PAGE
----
Starring in our Own Truman Show

Ten years ago, a movie called The Truman Show explored what would happen if a person who had unknowingly been filmed their entire life for a television show suddenly discovered that every part of their life was public.

At that time, that was a radical concept.  Reality shows were just getting popular.  Jon and Kate had just gotten married and were probably dreaming of having 2.4 kids and a peaceful, private life.  Facebook didn’t even exist.

So it was entertaining to watch a fictional character discover that every mistake he’d ever made, every stupid thing he’d ever said, had been broadcast to the world.

But today we’re living the Truman Show

It is now possible that private moments of your life can be broadcast to the world.  (Or at least found on Google.)  Especially when we’re not careful about what we put online.

A couple years ago, students and recent graduates were shocked that employers and college officials were searching through their profiles for incriminating information. Athletes were kicked off sports teams for underaged drinking, or consuming alcohol (or other substances) that they weren’t allowed to have at that point in their season.  Young job applicants were losing coveted positions because they prominently displayed photos of them behaving badly on Facebook  or unwisely wrote immature things in their profiles.

Luckily, those stories seemed to have died down.  Some people still don’t make the connection that everything they say publicly online is in the public record–there are still some Twitter horror stories emerging–but most people who use the Internet for networking and business seem to have got the picture.  Even Facebook has drastically increased their privacy controls, so members can determine which of their friends can see which parts of their account.

Privacy isn’t assured

Except, even if you’re taking precautions, your privacy isn’t assured.  A high school cheerleading coach in Mississippi forced cheerleaders to reveal the passwords to their Facebook account–and then shared a student’s private messages with school officials.   A grumpy co-worker or an annoyed friend could easily share access to your private profile and pictures with people you haven’t approved.   And it only takes one angry ex with your Facebook password to wreck havoc with your personal information and connections.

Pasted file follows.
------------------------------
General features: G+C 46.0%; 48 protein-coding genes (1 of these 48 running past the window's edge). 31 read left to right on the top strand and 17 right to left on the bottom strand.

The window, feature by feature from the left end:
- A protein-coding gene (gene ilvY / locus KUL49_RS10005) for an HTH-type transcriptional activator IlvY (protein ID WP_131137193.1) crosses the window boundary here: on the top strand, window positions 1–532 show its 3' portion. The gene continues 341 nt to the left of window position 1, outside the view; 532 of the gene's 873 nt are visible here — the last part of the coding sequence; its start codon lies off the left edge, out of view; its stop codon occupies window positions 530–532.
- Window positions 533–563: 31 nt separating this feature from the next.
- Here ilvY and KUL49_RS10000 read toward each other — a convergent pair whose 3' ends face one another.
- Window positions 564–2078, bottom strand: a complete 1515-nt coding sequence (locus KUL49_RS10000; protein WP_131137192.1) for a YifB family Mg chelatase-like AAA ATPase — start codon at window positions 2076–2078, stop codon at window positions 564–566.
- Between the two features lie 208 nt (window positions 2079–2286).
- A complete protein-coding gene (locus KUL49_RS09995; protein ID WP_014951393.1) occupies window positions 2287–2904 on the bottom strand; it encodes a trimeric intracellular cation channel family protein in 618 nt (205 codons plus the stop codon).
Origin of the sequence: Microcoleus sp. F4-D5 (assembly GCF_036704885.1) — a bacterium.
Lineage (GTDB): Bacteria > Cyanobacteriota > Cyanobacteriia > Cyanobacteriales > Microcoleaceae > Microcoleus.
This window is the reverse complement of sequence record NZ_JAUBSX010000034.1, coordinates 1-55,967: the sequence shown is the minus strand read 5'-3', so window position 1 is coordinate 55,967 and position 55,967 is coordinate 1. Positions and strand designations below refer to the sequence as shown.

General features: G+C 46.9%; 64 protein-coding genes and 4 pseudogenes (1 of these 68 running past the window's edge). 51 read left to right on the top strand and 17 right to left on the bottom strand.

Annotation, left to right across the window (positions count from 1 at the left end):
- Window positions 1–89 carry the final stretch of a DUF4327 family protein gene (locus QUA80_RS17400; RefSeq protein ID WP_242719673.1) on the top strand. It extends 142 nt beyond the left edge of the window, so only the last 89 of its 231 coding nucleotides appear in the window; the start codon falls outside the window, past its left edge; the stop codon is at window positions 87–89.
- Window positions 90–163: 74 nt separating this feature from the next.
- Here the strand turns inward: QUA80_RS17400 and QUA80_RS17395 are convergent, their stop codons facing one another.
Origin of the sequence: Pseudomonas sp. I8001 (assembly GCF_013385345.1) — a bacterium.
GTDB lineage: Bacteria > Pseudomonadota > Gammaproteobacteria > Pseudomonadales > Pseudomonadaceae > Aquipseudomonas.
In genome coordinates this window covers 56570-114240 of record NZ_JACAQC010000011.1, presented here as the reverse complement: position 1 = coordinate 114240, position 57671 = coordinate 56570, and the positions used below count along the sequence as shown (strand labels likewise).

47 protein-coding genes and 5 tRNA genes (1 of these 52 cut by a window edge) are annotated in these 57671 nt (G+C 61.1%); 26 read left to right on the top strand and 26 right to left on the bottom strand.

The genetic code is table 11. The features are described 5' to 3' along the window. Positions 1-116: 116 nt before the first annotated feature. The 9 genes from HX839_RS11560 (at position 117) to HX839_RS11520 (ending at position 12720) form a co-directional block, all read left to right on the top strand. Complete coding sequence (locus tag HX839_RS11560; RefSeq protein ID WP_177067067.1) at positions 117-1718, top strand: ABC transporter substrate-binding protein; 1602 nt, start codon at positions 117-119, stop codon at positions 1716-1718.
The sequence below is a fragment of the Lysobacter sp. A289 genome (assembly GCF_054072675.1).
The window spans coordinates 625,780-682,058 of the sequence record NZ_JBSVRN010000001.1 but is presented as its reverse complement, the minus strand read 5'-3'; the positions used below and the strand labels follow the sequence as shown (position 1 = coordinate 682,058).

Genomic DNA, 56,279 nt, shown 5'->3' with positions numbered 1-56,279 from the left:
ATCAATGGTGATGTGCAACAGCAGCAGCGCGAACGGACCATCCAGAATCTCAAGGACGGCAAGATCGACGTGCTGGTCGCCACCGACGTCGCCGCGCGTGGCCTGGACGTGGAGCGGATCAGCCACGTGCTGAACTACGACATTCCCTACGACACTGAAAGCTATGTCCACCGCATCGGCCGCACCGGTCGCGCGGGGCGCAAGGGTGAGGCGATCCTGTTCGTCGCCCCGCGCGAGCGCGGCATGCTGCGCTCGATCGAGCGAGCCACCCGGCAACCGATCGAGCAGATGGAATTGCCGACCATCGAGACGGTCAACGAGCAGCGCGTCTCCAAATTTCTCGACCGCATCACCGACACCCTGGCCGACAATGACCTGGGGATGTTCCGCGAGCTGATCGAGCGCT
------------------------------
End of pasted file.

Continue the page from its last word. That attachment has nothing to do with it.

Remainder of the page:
Luckily, though those situations are possible, they’re rare.  Most people don’t deliberately set-out to share the private information of others.

The real biggest personal branding threat on the internet is what we put up ourselves when we’re not aware that what we do is public.

Recently, when I wrote about a personal branding fiasco where (among other mistakes) the subject of my post wrote insensitive comments about his wife on a blog, one commentator took a stand that the person I was writing about had a right to write whatever they wanted online under their full name.  And that commentator was right that it’s a person’s choice about what they want to be associated with their personal brand online.

Except the person I’d written about hadn’t realized that using his full name when he wrote a comment–would put that comment front and center in a Google blog search.  He was pretty humiliated when he realized that a careless comment would be findable as part of his brand.

Careless costs

I’ve seen that happen with others as well.  A relative (also in a job search) wrote a very opinionated comment for his political views as a comment on the Minneapolis Star Tribune (our local newspaper) website.  There was nothing wrong with having an opinion or expressing it.  But he’s right in the midst of a tough job search and doesn’t have much of an online presence.  So his vehement political views scream out from the front page of Google–a potentially embarrassing situation. Although politics shouldn’t be taken into account during a job search, an employer might be influenced in their hiring decision by their stereotypes about a person’s politics.

Been there, done that

Of course, I’ve made the same mistake myself.  It’s easy to dash off a comment or a blog post, sign your name and not even consider that it might go on your permanent record.  Only to realize later–when a Google Alert arrives–that people can actually see that comment when  they search for my name! (Whoops!)

Obviously, we all have a right to put whatever we want up online under our own names.  But it’s still important to realize that–like in Truman’s world–the cameras are always filming.  Nothing is truly private.


Katie Konrath writes about creativity, innovation and “ideas so fresh… they should be slapped!” at